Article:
Reflecting on Chris Karkabasis


By Lindsay Advocate

The late Chris Karkabasis is fondly remembered by former Lindsay councilor and mayor, Lorne Chester. Photo courtesy of Christina Dedes.

Pat and I were saddened to learn of the recent passing of Lindsay icon, Chris Karkabasis. I first met Chris approximately 50 years ago, when, as a new young lawyer in town, I would often have lunch at his Cottage Restaurant that was just around the corner from my law firm.

We both ran for two of the six positions on Lindsay Council, collaborating and campaigning together and were both very lucky to be elected for the 1976 to 1978 term. I will never forget most of that election day in December of 1975. We celebrated at the Cottage Restaurant and later Chris took me to a back room and proceeded to teach me the virtues of ouzo. I have not had so much as a sip since.

After that, we enjoyed a long association, serving together on town council. I learned a lot from him, including that passion has a place in municipal politics. His dogged determination, saw many of his pet projects or issues through to completion. He was a strong supporter, not only of the Chamber of Commerce, but also, of the Academy Theatre and of the downtown core. He had a strong sense of civic duty for all the taxpayers of Lindsay.

In a council meeting, if he was desperate, he would dig down deep into his Greek heritage and regale us with (and somehow link it to the issue at hand) the Battle of Thermopylae, where 400 brave Spartans, led by his hero, Leonidas, fended off tens of thousands of Persians for many days. If I had the right of reply, I would remind Chris, and those present and voting, that not only did Leonidas lose that battle, but the Spartans lost the war.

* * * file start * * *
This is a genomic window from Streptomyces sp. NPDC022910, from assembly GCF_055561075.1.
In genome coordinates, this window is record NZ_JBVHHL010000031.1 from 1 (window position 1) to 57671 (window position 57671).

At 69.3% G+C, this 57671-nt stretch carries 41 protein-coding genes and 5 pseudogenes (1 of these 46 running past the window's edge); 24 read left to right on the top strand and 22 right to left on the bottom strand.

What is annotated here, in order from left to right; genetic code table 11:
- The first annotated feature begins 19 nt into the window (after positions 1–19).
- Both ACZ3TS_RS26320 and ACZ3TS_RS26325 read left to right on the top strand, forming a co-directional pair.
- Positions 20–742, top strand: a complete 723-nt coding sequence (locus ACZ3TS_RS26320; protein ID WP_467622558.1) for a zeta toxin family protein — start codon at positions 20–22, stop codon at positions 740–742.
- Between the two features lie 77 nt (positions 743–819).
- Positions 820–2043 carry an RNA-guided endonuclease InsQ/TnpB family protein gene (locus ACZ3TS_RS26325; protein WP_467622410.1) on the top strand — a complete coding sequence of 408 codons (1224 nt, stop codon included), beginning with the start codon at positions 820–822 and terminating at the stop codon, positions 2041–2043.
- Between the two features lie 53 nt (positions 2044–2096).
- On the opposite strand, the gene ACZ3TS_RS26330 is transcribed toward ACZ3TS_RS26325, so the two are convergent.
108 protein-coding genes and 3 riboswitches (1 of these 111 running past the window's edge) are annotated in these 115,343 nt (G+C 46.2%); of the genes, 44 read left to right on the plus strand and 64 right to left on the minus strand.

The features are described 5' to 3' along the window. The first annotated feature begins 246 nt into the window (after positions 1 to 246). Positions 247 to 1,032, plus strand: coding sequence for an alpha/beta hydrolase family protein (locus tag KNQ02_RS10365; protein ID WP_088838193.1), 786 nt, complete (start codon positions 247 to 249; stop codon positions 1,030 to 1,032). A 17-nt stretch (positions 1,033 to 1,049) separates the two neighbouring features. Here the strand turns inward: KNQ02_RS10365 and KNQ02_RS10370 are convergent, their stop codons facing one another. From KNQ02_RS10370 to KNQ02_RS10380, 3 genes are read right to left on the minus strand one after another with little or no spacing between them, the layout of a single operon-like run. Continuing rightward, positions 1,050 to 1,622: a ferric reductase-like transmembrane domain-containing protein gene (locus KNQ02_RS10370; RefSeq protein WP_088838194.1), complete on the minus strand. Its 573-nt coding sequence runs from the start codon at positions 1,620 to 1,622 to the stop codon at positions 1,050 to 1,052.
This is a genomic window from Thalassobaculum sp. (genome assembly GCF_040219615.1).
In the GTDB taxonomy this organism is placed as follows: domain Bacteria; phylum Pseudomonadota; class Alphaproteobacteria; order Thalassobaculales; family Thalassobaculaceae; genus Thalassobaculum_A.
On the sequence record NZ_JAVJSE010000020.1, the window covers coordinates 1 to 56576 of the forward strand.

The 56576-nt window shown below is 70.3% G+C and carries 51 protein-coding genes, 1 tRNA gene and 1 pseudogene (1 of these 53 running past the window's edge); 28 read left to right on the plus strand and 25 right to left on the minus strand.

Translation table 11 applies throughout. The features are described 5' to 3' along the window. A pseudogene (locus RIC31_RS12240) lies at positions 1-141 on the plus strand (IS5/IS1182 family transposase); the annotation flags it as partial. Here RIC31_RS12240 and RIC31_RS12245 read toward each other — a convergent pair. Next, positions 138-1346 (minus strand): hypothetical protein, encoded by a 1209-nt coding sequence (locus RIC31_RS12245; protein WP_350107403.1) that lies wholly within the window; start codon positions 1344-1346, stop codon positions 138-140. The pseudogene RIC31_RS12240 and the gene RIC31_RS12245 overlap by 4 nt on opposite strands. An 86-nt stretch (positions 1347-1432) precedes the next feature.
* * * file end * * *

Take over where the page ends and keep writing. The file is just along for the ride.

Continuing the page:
Chris was definitely opinionated; some would say stubborn. I would rather call it persistent.

He was passionate and proud, of his wife, Cathe, of his children, Nicki and Louis, and of his grandchildren. He cared for his extended family, his friends, and his community.

We not only shared similar interests in politics, we were also long suffering Leaf fans. At any restaurant it was “Hi Khristos. What can we get you? Sit here my friend.” He knew every waiter, manager and owner. We were treated like royalty and it was Greek Immersion 101!

Although Chris was successful, he was never too busy to sit down with you and have a coffee and share his words of wisdom. It didn’t matter where you came from or who you were, he was there, to listen and to share.

Here’s to you old friend, it is time for me to have another glass of ouzo in your memory. But this time, as I am older and wiser, I will be sipping and savouring one glass, as I ponder over how I can help you figure out how Leonidas could have won.

– Lorne Chester, Lindsay

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